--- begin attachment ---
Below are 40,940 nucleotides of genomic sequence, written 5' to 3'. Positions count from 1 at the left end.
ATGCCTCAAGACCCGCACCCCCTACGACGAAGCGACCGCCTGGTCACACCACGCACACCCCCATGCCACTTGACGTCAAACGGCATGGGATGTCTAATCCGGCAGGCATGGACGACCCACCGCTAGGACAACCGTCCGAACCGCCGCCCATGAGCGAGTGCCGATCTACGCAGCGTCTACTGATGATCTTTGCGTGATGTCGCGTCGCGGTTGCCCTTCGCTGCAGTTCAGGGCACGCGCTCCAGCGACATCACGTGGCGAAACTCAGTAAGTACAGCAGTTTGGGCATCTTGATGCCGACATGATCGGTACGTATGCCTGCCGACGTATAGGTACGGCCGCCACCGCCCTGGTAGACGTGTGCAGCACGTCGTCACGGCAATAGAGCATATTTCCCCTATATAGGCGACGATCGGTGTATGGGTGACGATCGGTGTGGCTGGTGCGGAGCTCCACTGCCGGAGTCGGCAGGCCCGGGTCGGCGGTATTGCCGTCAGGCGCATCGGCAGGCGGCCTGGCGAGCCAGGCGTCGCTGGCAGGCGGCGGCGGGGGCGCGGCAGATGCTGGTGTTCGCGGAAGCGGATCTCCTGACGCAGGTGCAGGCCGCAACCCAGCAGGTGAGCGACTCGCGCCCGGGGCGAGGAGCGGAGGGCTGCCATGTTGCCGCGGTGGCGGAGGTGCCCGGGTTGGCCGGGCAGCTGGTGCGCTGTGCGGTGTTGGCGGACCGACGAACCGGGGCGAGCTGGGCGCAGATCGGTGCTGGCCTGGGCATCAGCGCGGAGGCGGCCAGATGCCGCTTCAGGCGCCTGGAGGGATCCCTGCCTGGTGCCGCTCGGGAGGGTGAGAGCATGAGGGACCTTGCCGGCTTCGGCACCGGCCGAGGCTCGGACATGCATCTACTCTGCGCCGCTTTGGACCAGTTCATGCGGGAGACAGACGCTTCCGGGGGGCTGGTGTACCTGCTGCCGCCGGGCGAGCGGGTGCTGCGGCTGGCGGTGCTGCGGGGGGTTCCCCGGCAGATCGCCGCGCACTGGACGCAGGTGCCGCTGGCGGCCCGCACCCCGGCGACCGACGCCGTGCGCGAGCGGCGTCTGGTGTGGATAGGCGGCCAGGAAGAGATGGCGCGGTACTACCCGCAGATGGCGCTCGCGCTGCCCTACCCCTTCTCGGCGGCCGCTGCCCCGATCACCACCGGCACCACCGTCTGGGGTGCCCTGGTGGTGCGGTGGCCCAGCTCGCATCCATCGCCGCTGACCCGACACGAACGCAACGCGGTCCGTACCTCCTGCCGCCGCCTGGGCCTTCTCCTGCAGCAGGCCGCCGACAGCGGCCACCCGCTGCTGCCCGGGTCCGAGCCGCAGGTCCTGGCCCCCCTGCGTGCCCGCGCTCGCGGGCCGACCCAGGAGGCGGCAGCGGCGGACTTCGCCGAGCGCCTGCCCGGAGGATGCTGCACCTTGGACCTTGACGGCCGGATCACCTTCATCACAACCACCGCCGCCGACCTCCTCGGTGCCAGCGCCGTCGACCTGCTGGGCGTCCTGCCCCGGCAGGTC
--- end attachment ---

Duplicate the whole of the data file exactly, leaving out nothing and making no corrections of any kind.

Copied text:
Below are 40,940 nucleotides of genomic sequence, written 5' to 3'. Positions count from 1 at the left end.
ATGCCTCAAGACCCGCACCCCCTACGACGAAGCGACCGCCTGGTCACACCACGCACACCCCCATGCCACTTGACGTCAAACGGCATGGGATGTCTAATCCGGCAGGCATGGACGACCCACCGCTAGGACAACCGTCCGAACCGCCGCCCATGAGCGAGTGCCGATCTACGCAGCGTCTACTGATGATCTTTGCGTGATGTCGCGTCGCGGTTGCCCTTCGCTGCAGTTCAGGGCACGCGCTCCAGCGACATCACGTGGCGAAACTCAGTAAGTACAGCAGTTTGGGCATCTTGATGCCGACATGATCGGTACGTATGCCTGCCGACGTATAGGTACGGCCGCCACCGCCCTGGTAGACGTGTGCAGCACGTCGTCACGGCAATAGAGCATATTTCCCCTATATAGGCGACGATCGGTGTATGGGTGACGATCGGTGTGGCTGGTGCGGAGCTCCACTGCCGGAGTCGGCAGGCCCGGGTCGGCGGTATTGCCGTCAGGCGCATCGGCAGGCGGCCTGGCGAGCCAGGCGTCGCTGGCAGGCGGCGGCGGGGGCGCGGCAGATGCTGGTGTTCGCGGAAGCGGATCTCCTGACGCAGGTGCAGGCCGCAACCCAGCAGGTGAGCGACTCGCGCCCGGGGCGAGGAGCGGAGGGCTGCCATGTTGCCGCGGTGGCGGAGGTGCCCGGGTTGGCCGGGCAGCTGGTGCGCTGTGCGGTGTTGGCGGACCGACGAACCGGGGCGAGCTGGGCGCAGATCGGTGCTGGCCTGGGCATCAGCGCGGAGGCGGCCAGATGCCGCTTCAGGCGCCTGGAGGGATCCCTGCCTGGTGCCGCTCGGGAGGGTGAGAGCATGAGGGACCTTGCCGGCTTCGGCACCGGCCGAGGCTCGGACATGCATCTACTCTGCGCCGCTTTGGACCAGTTCATGCGGGAGACAGACGCTTCCGGGGGGCTGGTGTACCTGCTGCCGCCGGGCGAGCGGGTGCTGCGGCTGGCGGTGCTGCGGGGGGTTCCCCGGCAGATCGCCGCGCACTGGACGCAGGTGCCGCTGGCGGCCCGCACCCCGGCGACCGACGCCGTGCGCGAGCGGCGTCTGGTGTGGATAGGCGGCCAGGAAGAGATGGCGCGGTACTACCCGCAGATGGCGCTCGCGCTGCCCTACCCCTTCTCGGCGGCCGCTGCCCCGATCACCACCGGCACCACCGTCTGGGGTGCCCTGGTGGTGCGGTGGCCCAGCTCGCATCCATCGCCGCTGACCCGACACGAACGCAACGCGGTCCGTACCTCCTGCCGCCGCCTGGGCCTTCTCCTGCAGCAGGCCGCCGACAGCGGCCACCCGCTGCTGCCCGGGTCCGAGCCGCAGGTCCTGGCCCCCCTGCGTGCCCGCGCTCGCGGGCCGACCCAGGAGGCGGCAGCGGCGGACTTCGCCGAGCGCCTGCCCGGAGGATGCTGCACCTTGGACCTTGACGGCCGGATCACCTTCATCACAACCACCGCCGCCGACCTCCTCGGTGCCAGCGCCGTCGACCTGCTGGGCGTCCTGCCCCGGCAGGTC